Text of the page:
The wheels are in motion for Friday’s Debt Summit at the State Library of Victoria. Today’s Australian reports that corporate Australia, “is sitting on a $200 billion debt bomb that needs to be refinanced over the next three years, with analysts warning some infrastructure and small companies will collapse under the mountain of debt.”
“Available information suggests companies face $38.5bn of debt maturities next year, another $97.3bn maturing in 2011 and $64.7bn in 2012,” reports Adele Ferguson. “But the problem could be even worse. Data on corporate debt in Australia is based on publicly accessible databases and does not include private deals companies do with banks, so the real debt figure could be much higher than $200bn.”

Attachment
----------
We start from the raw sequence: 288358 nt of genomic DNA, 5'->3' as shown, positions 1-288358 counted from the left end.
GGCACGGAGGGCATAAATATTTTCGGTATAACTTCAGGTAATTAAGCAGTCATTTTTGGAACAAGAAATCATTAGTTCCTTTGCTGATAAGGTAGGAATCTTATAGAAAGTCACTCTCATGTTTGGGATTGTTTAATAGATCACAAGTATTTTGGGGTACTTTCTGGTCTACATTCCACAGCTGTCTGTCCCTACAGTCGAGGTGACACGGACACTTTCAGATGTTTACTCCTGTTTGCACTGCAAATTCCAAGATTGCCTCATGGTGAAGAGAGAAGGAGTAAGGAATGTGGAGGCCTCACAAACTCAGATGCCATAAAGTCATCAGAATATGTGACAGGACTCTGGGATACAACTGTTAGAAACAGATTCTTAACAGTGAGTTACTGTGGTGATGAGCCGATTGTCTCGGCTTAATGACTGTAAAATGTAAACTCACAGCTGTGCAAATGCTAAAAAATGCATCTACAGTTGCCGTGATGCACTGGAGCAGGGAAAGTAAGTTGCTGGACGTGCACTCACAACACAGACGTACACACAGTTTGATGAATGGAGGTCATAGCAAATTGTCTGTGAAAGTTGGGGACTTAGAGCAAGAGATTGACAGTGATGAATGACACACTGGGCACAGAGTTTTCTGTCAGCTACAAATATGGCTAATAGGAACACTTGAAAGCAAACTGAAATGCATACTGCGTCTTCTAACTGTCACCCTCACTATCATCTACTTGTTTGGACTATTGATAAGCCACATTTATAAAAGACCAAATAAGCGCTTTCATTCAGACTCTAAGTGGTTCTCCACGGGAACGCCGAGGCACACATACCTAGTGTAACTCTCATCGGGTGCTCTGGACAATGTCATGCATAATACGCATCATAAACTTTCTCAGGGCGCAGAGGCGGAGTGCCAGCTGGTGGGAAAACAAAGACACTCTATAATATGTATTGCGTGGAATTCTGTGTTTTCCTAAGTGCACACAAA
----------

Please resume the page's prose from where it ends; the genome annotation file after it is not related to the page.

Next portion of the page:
“Infrastructure is the biggest worry, with more than $31bn in refinancing due at a time when asset prices are crashing amid funding pressures, tight credit markets and carbon tax uncertainties. Property is also vulnerable, with more than $26bn of near-term debt due, and finance companies have $17bn of debt due in two years and another $3.4bn maturing in 2012.”
It’s become popular lately to pay for debt with new equity raisings. But that’s going to be harder for smaller companies. And do you think Aussie banks are eager to expand their loans books right now? Hmm.
Of course corporate debt is just one aspect of the national debt problem. There’s household debt. There’s government debt. And then there’s net foreign debt, or how much Australians owe to foreign lenders. More on that tomorrow.
for Markets and Money